Sin flourished in the brothels along Water Street in the late 1800’s. Proper Victorian women and their children kept their distance from the bluff above. Banned from the downtown area, so they wouldn’t mix with the seamy women for hire, the wives and offspring of seafaring captains stayed in their mansions on the hill.
The division still exists today, but not for the same reasons. Geographically there’s still an uptown and downtown, but anyone is welcome to roam between the two.
Port Townsend is one of only three registered Victorian seaports in the United States, due to its preserved marine and architectural heritage. The town holds an annual Wooden Boat Festival (this year’s was the 34th) and prides itself on a number of fine dining restaurants that serve local seafood.
I just tried one of those restaurants in September – T’s Restaurant. They serve salmon, scallops, local Manila clams, prawns and more in addition to the chicken, steak, duck and pork chops. I highly recommend this family operation. Tim, the chef, wanted to be a chef since he was very young. He would serve his parents breakfast with a towel draped over his arm and then present them with the bill. I know I mentioned this restaurant before, but it bears repeating.
Back to the late 1800’s and early 1900’s – People who opened businesses in downtown made a fortune from the never-ending marine traffic. With their new found wealth settlers tried to recreate the look of New York City. Using lots of brick, tall windows and doors, exposed cast iron pillars and trapdoors inside some of the buildings they created a look unlike any other town in this state. Modern renovations have preserved that look in a grand way.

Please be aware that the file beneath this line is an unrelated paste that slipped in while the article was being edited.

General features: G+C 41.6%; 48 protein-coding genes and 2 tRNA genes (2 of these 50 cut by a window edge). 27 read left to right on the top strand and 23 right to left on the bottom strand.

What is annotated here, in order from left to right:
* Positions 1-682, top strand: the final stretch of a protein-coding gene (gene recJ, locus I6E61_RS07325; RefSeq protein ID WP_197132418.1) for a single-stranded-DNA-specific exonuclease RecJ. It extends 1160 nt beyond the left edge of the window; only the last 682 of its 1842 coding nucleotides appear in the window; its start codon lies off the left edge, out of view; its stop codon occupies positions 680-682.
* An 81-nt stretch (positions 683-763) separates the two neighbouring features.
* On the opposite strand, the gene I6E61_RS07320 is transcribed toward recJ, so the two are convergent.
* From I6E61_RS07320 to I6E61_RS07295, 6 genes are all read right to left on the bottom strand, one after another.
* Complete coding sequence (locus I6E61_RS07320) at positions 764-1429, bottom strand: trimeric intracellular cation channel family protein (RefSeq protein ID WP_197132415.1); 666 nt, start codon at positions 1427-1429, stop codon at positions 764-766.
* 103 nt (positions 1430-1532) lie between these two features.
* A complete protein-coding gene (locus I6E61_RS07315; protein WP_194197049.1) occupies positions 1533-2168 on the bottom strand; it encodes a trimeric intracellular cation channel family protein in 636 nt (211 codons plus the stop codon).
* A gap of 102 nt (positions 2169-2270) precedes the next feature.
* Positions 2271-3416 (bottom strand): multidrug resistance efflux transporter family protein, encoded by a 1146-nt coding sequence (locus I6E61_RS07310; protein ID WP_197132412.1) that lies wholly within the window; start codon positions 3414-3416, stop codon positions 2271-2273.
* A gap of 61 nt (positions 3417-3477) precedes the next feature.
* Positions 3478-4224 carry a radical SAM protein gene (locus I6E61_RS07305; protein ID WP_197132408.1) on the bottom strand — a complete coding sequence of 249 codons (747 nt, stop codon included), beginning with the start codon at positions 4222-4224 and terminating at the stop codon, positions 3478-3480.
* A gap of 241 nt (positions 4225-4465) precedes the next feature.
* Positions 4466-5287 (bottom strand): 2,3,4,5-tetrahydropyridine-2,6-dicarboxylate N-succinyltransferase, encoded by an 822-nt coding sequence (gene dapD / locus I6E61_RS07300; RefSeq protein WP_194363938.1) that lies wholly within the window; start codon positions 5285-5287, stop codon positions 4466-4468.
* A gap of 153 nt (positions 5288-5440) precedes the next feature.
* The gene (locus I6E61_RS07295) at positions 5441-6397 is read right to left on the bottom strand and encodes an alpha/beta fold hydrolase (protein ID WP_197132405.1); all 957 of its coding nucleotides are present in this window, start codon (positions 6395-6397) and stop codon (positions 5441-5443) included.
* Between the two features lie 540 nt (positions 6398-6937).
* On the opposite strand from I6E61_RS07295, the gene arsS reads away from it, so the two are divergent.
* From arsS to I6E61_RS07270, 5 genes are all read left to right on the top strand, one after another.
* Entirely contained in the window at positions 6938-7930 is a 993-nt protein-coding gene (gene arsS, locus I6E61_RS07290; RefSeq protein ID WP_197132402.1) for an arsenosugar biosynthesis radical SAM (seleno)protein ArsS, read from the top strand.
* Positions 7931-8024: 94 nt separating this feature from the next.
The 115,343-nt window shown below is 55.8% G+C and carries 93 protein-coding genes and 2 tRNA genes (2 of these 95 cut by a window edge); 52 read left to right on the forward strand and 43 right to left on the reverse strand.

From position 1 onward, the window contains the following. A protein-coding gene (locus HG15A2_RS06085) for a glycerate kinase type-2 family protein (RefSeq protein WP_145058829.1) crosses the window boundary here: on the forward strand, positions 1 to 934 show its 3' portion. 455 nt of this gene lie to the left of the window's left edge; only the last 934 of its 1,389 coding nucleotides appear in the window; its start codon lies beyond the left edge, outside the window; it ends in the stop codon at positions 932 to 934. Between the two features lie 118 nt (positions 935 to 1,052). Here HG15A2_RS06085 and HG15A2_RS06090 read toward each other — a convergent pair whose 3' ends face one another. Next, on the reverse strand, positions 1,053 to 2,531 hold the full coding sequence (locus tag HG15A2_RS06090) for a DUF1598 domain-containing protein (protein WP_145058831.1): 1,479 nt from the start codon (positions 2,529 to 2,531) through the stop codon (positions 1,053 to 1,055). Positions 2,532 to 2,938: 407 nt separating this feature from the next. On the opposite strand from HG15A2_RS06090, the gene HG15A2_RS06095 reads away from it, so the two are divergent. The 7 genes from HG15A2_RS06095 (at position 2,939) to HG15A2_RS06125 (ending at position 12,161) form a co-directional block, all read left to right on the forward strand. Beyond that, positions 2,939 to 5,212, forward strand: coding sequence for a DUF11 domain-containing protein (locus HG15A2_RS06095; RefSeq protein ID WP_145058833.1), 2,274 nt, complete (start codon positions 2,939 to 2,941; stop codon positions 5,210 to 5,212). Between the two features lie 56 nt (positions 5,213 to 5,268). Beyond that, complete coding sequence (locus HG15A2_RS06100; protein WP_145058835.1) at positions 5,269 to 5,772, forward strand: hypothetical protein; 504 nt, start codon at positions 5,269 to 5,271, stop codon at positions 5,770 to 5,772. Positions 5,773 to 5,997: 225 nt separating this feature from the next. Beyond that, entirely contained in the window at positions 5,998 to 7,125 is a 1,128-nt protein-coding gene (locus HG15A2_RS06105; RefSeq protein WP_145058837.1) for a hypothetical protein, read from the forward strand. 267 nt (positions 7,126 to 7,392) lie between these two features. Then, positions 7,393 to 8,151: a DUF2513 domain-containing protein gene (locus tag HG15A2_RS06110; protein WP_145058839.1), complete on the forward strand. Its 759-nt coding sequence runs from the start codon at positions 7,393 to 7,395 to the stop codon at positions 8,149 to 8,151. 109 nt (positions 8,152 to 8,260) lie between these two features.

If you can, take time to enjoy a movie at the Rose Theatre, one of those beautifully restored buildings. The Rose opened in 1907 and moved to its current location on Taylor Street the next year. It is one of the most treasured features of Port Townsend’s National Historic District.
Besides the best, fresh popcorn and superb sound, every show is personally introduced by the Rose’s host. (www.rosetheatre.com) It’s an experience you’ll not soon forget.
Close by is the Silverwater Café, another knock-your-socks-off culinary delight. I recommend the crab shooters – crab leg meat, crab bisque and Sambuca cream – not something you can order anywhere. It’s delicious as are all the seafood offerings and the beef, poultry and pasta. And it’s just steps away from the Rose Theatre.